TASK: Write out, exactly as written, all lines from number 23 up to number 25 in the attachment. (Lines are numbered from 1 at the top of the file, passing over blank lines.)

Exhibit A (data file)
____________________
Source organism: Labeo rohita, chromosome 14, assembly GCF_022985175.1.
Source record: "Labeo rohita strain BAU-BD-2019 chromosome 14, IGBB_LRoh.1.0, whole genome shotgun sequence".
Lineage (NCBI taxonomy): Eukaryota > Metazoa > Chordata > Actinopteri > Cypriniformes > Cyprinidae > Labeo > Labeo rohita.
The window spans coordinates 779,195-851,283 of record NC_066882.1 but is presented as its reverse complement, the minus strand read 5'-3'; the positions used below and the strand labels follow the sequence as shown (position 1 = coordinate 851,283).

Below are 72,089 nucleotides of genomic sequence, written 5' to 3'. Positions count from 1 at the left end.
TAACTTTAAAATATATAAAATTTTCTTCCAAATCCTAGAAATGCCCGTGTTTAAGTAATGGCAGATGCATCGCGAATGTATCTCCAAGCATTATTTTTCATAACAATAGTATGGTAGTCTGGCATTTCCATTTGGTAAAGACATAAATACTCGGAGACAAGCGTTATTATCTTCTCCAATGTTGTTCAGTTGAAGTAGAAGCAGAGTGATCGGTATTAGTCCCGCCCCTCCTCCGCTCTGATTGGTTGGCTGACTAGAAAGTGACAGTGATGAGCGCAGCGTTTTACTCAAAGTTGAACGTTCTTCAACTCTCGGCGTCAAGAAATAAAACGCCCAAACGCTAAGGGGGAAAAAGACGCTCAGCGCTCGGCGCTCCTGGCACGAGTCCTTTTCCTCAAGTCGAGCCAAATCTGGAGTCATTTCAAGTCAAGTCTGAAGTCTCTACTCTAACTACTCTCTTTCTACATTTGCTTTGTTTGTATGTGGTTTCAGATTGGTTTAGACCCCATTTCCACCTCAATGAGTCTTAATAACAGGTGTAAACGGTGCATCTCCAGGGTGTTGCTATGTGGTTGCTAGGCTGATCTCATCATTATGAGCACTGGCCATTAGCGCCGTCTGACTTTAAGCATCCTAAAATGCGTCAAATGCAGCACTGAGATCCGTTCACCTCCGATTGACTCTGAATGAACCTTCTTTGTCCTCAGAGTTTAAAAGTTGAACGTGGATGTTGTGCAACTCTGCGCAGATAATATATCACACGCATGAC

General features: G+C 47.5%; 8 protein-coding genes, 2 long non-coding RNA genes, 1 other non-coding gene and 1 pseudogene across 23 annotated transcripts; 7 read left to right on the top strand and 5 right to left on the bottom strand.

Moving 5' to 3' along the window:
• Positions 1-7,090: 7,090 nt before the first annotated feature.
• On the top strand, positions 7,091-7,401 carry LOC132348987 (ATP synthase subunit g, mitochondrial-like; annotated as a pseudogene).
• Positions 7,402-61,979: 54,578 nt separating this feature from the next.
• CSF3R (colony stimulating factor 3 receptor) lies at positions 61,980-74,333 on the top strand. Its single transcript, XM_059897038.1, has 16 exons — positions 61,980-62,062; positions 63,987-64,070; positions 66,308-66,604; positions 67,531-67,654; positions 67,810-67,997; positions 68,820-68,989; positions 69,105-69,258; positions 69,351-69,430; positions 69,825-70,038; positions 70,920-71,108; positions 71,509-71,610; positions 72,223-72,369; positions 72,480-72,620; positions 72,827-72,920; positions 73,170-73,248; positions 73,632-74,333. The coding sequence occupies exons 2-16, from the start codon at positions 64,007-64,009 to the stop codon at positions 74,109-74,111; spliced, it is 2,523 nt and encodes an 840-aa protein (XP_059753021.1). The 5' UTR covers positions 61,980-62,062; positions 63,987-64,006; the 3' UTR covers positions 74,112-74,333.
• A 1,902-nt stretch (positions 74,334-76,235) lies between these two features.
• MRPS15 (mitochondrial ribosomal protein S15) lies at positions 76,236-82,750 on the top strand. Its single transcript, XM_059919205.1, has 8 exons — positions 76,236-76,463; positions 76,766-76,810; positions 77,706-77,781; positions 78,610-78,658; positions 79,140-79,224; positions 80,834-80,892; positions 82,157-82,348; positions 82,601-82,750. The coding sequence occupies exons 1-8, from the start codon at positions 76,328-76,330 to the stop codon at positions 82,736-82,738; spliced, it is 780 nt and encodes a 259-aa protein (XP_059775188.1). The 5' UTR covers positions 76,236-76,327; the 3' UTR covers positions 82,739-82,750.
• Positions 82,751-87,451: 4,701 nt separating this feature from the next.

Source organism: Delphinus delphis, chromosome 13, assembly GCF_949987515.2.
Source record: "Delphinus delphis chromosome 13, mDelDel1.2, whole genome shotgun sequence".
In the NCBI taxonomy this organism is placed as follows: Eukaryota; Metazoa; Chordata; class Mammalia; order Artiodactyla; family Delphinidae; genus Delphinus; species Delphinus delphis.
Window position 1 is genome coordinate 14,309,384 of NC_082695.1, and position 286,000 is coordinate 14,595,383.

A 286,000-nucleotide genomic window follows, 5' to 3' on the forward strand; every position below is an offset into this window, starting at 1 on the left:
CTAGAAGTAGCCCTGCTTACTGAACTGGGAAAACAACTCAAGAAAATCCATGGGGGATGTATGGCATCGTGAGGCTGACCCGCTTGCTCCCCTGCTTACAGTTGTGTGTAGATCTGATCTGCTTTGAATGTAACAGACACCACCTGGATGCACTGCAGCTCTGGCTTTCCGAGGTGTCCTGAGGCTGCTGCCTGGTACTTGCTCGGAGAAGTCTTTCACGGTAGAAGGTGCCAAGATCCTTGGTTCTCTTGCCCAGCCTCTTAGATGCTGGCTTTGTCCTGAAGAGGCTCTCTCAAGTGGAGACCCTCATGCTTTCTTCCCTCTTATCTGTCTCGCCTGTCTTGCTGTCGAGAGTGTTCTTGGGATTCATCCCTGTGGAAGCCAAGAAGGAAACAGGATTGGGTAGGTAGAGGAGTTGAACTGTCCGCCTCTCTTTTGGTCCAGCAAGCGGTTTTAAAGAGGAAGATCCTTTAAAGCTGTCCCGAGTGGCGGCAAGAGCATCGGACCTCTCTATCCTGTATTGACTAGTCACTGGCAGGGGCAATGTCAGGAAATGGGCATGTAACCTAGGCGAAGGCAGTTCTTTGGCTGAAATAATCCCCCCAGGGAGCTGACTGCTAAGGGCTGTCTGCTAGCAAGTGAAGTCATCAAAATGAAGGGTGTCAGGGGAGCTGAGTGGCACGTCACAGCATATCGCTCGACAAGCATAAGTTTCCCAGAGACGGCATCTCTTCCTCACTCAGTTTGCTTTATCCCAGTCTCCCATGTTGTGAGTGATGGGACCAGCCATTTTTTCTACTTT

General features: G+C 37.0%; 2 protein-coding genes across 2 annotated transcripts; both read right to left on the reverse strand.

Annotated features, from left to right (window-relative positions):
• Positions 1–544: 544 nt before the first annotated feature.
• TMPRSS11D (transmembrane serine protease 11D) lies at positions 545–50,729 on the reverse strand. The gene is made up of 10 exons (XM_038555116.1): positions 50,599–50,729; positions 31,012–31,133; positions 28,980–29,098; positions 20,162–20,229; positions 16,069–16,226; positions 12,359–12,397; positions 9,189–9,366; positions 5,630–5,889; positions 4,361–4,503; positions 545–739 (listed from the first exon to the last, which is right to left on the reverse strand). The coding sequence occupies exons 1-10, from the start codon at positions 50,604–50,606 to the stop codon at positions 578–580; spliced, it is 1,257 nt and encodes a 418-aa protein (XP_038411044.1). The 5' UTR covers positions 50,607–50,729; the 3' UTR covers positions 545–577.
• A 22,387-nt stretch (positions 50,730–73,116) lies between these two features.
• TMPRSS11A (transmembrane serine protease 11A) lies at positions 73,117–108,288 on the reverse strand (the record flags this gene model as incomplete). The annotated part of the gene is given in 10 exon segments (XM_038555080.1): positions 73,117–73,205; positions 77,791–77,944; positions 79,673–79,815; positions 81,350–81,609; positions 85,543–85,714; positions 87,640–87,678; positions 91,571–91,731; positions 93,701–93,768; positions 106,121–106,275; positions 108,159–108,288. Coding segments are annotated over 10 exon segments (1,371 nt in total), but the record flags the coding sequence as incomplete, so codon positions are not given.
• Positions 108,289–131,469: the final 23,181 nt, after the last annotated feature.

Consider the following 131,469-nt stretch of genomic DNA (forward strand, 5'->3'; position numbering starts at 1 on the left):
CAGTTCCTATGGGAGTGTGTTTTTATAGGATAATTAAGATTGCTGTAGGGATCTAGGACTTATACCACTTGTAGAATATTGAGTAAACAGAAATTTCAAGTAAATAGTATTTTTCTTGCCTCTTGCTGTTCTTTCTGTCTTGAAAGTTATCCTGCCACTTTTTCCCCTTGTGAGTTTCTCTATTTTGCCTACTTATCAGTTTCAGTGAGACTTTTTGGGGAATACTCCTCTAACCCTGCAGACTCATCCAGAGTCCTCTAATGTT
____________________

Annotated features, from left to right (window-relative positions):
• Positions 1–544: 544 nt before the first annotated feature.
• TMPRSS11D (transmembrane serine protease 11D) lies at positions 545–50,729 on the reverse strand. The gene is made up of 10 exons (XM_038555116.1): positions 50,599–50,729; positions 31,012–31,133; positions 28,980–29,098; positions 20,162–20,229; positions 16,069–16,226; positions 12,359–12,397; positions 9,189–9,366; positions 5,630–5,889; positions 4,361–4,503; positions 545–739 (listed from the first exon to the last, which is right to left on the reverse strand). The coding sequence occupies exons 1-10, from the start codon at positions 50,604–50,606 to the stop codon at positions 578–580; spliced, it is 1,257 nt and encodes a 418-aa protein (XP_038411044.1). The 5' UTR covers positions 50,607–50,729; the 3' UTR covers positions 545–577.